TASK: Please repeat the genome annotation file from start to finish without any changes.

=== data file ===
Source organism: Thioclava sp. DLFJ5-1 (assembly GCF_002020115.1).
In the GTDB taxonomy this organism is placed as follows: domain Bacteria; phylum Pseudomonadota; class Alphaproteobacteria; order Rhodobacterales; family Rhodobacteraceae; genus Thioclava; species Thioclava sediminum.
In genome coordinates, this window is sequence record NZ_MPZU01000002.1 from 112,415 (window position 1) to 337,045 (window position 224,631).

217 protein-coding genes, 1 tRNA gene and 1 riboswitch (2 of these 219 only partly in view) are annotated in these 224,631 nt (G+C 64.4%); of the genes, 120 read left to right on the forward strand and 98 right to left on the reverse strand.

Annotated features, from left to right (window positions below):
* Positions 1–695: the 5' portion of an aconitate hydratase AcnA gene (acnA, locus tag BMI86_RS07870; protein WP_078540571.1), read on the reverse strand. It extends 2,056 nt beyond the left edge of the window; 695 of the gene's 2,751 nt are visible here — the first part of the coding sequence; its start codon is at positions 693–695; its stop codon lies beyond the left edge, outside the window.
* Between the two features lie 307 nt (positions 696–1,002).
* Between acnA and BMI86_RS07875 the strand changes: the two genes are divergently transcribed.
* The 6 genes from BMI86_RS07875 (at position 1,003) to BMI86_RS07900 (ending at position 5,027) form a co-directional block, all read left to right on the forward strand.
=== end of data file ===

Source organism: Thioclava sp. DLFJ5-1 (assembly GCF_002020115.1).
In the GTDB taxonomy this organism is placed as follows: domain Bacteria; phylum Pseudomonadota; class Alphaproteobacteria; order Rhodobacterales; family Rhodobacteraceae; genus Thioclava; species Thioclava sediminum.
In genome coordinates, this window is sequence record NZ_MPZU01000002.1 from 112,415 (window position 1) to 337,045 (window position 224,631).

217 protein-coding genes, 1 tRNA gene and 1 riboswitch (2 of these 219 only partly in view) are annotated in these 224,631 nt (G+C 64.4%); of the genes, 120 read left to right on the forward strand and 98 right to left on the reverse strand.

Annotated features, from left to right (window positions below):
* Positions 1–695: the 5' portion of an aconitate hydratase AcnA gene (acnA, locus tag BMI86_RS07870; protein WP_078540571.1), read on the reverse strand. It extends 2,056 nt beyond the left edge of the window; 695 of the gene's 2,751 nt are visible here — the first part of the coding sequence; its start codon is at positions 693–695; its stop codon lies beyond the left edge, outside the window.
* Between the two features lie 307 nt (positions 696–1,002).
* Between acnA and BMI86_RS07875 the strand changes: the two genes are divergently transcribed.
* The 6 genes from BMI86_RS07875 (at position 1,003) to BMI86_RS07900 (ending at position 5,027) form a co-directional block, all read left to right on the forward strand.